Holiday Digest: “Christmas on Forest Avenue”

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By Amy Francis Dechary

Kelly watched her husband Rich push the double Bob toward Candy Baron, their three-year-old son Jack kicking his feet (one was missing a shoe) and his baby sister Ella angrily sucking her pacifier. They had promised Jack candy in exchange for good behavior during their Main Beach family photo shoot. But good wasn’t the word Kelly would use to describe the session. Baby spit up covered her sweater—too much bouncing to coax a smile from Ella. Then Jack slipped on the tidepool rocks, soaking one pant leg. And somewhere along the way, he lost a shoe. Kelly was wiped, and she still had gifts to wrap and the tree to decorate.

Sighing, she stepped inside Tuvalu, a tranquil tan and cream vision of what her home could be. The aroma cinnamon and strains of “White Christmas” enveloped her. 

“Welcome,” smiled the owner. “Help yourself to cider and a cookie!” 

Kelly paused. She had 10 pounds of baby weight to lose, but to heck with it. She poured some cider and chose a tree-shaped cookie before sinking onto a cloudlike white couch. She wondered what it would be like to own one, pristine and filled with down. Images of grape jelly handprints and uncapped Sharpies instantly shattered the fantasy. 

Warmed by the cider, she pushed aside her holiday to-do list and admired the Christmas tree next to her. It was a child’s dream, loaded with felt Santas and woodland creatures—fawns, bunnies, squirrels and mice. She closed her eyes. Just for a moment, she thought.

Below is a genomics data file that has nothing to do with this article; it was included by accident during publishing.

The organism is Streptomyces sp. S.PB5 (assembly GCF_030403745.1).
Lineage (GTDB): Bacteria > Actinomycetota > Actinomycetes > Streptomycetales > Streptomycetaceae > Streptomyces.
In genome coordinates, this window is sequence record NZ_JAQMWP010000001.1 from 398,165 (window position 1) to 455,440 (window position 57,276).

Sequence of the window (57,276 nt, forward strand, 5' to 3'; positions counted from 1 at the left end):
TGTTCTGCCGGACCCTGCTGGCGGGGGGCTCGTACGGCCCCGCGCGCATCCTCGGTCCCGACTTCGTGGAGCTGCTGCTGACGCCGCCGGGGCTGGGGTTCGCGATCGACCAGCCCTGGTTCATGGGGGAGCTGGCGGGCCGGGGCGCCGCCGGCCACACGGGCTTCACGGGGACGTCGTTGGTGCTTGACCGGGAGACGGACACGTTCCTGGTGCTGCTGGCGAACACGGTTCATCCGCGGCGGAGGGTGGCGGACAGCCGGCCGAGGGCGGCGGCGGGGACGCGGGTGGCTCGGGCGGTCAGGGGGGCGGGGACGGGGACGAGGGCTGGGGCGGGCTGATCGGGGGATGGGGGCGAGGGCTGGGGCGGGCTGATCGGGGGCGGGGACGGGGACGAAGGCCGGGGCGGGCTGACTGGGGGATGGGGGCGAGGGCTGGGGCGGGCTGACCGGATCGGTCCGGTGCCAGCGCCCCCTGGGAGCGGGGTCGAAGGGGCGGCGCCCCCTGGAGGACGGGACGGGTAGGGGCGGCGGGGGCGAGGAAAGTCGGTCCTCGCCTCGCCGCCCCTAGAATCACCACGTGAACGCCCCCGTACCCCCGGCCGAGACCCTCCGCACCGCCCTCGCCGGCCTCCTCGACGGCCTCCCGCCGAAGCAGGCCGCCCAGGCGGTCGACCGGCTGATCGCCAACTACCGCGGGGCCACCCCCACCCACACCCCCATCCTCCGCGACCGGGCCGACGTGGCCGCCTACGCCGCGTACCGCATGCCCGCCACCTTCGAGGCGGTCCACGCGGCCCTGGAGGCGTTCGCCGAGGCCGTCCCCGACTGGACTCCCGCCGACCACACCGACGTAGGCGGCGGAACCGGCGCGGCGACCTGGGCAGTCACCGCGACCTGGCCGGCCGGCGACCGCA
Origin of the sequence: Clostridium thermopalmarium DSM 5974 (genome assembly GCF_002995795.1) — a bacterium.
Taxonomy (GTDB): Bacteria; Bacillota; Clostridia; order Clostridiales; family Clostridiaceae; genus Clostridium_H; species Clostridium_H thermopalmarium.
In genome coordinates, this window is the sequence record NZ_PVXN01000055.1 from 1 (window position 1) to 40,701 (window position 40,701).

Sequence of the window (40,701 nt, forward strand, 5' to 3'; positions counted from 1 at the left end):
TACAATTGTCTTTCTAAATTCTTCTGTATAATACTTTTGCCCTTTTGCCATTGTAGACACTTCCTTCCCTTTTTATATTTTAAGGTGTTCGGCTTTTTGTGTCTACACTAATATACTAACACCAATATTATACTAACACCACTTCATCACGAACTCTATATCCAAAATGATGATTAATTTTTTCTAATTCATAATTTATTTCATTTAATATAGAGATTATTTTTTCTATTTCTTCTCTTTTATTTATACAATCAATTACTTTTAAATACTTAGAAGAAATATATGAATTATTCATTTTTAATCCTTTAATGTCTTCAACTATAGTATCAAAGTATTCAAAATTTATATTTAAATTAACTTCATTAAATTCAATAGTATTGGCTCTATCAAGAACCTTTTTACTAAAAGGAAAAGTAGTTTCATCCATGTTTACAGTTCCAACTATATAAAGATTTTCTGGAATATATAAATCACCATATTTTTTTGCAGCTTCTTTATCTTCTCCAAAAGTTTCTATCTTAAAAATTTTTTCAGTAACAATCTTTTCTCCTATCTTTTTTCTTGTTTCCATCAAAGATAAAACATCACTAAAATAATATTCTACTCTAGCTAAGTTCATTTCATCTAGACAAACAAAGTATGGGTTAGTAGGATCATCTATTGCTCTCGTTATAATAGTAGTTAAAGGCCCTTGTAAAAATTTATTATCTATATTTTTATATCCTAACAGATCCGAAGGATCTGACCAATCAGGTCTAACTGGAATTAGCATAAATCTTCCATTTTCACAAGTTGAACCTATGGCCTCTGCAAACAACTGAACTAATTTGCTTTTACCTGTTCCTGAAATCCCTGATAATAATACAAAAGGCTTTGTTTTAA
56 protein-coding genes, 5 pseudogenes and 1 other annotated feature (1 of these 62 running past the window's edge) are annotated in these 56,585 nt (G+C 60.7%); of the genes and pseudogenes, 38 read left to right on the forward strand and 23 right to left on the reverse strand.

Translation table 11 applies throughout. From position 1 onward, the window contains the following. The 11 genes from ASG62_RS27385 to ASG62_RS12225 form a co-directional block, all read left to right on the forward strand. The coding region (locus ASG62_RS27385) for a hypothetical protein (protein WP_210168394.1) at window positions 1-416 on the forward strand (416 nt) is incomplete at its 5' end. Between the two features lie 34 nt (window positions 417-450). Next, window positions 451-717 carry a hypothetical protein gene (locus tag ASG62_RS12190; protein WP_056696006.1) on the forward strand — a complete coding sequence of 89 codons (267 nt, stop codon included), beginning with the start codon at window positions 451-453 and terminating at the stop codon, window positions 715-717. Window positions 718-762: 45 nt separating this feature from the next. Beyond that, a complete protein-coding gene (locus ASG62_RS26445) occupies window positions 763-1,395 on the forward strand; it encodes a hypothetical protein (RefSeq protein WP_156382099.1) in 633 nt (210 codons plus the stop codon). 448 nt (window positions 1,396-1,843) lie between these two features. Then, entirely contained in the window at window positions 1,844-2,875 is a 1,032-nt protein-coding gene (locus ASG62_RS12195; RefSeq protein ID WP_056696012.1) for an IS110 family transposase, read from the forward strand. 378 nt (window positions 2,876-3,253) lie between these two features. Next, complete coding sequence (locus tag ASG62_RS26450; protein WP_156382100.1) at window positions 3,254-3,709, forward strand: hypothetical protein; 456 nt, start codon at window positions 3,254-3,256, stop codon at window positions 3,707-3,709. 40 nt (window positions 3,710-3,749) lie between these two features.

“Hey lady.”

Startled awake, Kelly wondered at the scene before her: she no longer was in a Forest Avenue shop, but in a real pine forest. And standing before her were a squirrel and a spotted fawn.

“Who are you?” she asked.

“We’re the Forest Avenue gang,” the squirrel replied, “and you’re on our turf.” 

“Talking animals? A forest in Laguna? I must be dreaming.”

“Ain’t no dream, doll,” said the squirrel. “You lost?”

“You have to help me get home. I have gifts to wrap and pies to bake!” 

“You want help? Hand over them cookies,” the fawn demanded. 

Kelly looked down. At her feet sat a basket brimming with treats. 

“That’s the problem with you humans.” The fawn nibbled a gingersnap. “You don’t stop and smell the roses.”

“Easy for you to say,” she snorted. “Isn’t that all you have to do every day—smell the roses?”

“It’s capitalism. Shop, buy, shop some more,” said the fawn. 

“Will your kids even remember this Christmas?” The squirrel crunched a sugar cookie. 

“Christmas is a lot of work, but it’s magical,” Kelly said. But the squirrel had a point. Ella couldn’t even talk and Jack loved boxes more than the actual gifts.

In the distance, bells peeled.

“It’s time!” said the fawn, shaking his white tail. “The Canyon Coyote Crew is hosting the annual winter dance-off. Want to come?”

“I need to get home!”

“Follow the trail,” said the squirrel. 

A line of red sprinkles appeared on the ground. As Kelly followed it, the wind picked up, filling the air with pine needles and sprinkles. Kelly shielded her eyes. The bells grew louder.

“Mommy, look!” Kelly blinked. Jack stood before her, face covered in chocolate, thrusting a felt fawn in her face. 

“Can we bring him home?” Jack asked. 

She plucked the ornament from his sticky fingers. Ginger crumbs clung to its white chest and muzzle. Impossible.

“Ready, honey?” asked Rich. “The tree isn’t going to decorate itself.”

The fawn’s tail swayed from side to side.

“The tree can wait. Let’s go home and put on some Christmas tunes,” she said. “It’s a perfect night for a holiday dance party.”

Amy Francis Dechary dreams of owning a white couch where she can sit and watch her family’s gang of backyard squirrels dance in the pine trees.

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